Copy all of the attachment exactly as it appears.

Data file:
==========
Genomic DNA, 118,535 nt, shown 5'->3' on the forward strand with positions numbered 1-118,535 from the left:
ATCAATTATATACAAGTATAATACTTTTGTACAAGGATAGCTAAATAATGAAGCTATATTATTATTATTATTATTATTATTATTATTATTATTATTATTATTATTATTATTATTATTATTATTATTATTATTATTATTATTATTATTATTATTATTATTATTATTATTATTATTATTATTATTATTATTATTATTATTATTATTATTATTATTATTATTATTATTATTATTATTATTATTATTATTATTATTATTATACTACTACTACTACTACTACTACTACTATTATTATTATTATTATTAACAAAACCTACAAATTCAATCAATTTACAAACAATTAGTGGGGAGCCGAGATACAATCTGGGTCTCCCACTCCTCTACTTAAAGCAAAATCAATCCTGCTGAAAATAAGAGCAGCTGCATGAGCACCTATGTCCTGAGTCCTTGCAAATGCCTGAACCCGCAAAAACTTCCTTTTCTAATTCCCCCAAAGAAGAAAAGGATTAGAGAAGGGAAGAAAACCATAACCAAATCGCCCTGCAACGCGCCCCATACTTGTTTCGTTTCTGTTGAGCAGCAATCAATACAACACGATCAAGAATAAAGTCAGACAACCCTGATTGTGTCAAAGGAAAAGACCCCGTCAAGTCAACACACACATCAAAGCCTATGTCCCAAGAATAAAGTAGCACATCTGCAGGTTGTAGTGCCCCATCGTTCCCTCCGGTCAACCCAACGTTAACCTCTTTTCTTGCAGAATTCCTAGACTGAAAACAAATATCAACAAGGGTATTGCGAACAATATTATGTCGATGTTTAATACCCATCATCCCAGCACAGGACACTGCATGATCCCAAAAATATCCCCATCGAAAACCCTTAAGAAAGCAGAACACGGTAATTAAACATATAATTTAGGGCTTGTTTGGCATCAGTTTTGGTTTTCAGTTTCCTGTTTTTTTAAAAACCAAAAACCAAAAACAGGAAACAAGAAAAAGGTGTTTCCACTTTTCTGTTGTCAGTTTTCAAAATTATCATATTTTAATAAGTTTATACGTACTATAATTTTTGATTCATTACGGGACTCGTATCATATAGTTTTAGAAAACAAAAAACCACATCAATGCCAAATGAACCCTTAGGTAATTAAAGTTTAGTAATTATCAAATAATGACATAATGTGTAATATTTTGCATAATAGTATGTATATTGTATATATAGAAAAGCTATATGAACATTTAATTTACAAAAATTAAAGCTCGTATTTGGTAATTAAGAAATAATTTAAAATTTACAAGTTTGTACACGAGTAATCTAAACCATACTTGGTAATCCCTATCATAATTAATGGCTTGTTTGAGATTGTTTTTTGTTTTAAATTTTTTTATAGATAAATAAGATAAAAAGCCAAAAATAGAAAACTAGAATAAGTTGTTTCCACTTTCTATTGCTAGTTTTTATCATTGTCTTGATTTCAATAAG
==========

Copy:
Genomic DNA, 118,535 nt, shown 5'->3' on the forward strand with positions numbered 1-118,535 from the left:
ATCAATTATATACAAGTATAATACTTTTGTACAAGGATAGCTAAATAATGAAGCTATATTATTATTATTATTATTATTATTATTATTATTATTATTATTATTATTATTATTATTATTATTATTATTATTATTATTATTATTATTATTATTATTATTATTATTATTATTATTATTATTATTATTATTATTATTATTATTATTATTATTATTATTATTATTATTATTATTATTATTATTATTATTATTATTATTATTATACTACTACTACTACTACTACTACTACTATTATTATTATTATTATTAACAAAACCTACAAATTCAATCAATTTACAAACAATTAGTGGGGAGCCGAGATACAATCTGGGTCTCCCACTCCTCTACTTAAAGCAAAATCAATCCTGCTGAAAATAAGAGCAGCTGCATGAGCACCTATGTCCTGAGTCCTTGCAAATGCCTGAACCCGCAAAAACTTCCTTTTCTAATTCCCCCAAAGAAGAAAAGGATTAGAGAAGGGAAGAAAACCATAACCAAATCGCCCTGCAACGCGCCCCATACTTGTTTCGTTTCTGTTGAGCAGCAATCAATACAACACGATCAAGAATAAAGTCAGACAACCCTGATTGTGTCAAAGGAAAAGACCCCGTCAAGTCAACACACACATCAAAGCCTATGTCCCAAGAATAAAGTAGCACATCTGCAGGTTGTAGTGCCCCATCGTTCCCTCCGGTCAACCCAACGTTAACCTCTTTTCTTGCAGAATTCCTAGACTGAAAACAAATATCAACAAGGGTATTGCGAACAATATTATGTCGATGTTTAATACCCATCATCCCAGCACAGGACACTGCATGATCCCAAAAATATCCCCATCGAAAACCCTTAAGAAAGCAGAACACGGTAATTAAACATATAATTTAGGGCTTGTTTGGCATCAGTTTTGGTTTTCAGTTTCCTGTTTTTTTAAAAACCAAAAACCAAAAACAGGAAACAAGAAAAAGGTGTTTCCACTTTTCTGTTGTCAGTTTTCAAAATTATCATATTTTAATAAGTTTATACGTACTATAATTTTTGATTCATTACGGGACTCGTATCATATAGTTTTAGAAAACAAAAAACCACATCAATGCCAAATGAACCCTTAGGTAATTAAAGTTTAGTAATTATCAAATAATGACATAATGTGTAATATTTTGCATAATAGTATGTATATTGTATATATAGAAAAGCTATATGAACATTTAATTTACAAAAATTAAAGCTCGTATTTGGTAATTAAGAAATAATTTAAAATTTACAAGTTTGTACACGAGTAATCTAAACCATACTTGGTAATCCCTATCATAATTAATGGCTTGTTTGAGATTGTTTTTTGTTTTAAATTTTTTTATAGATAAATAAGATAAAAAGCCAAAAATAGAAAACTAGAATAAGTTGTTTCCACTTTCTATTGCTAGTTTTTATCATTGTCTTGATTTCAATAAG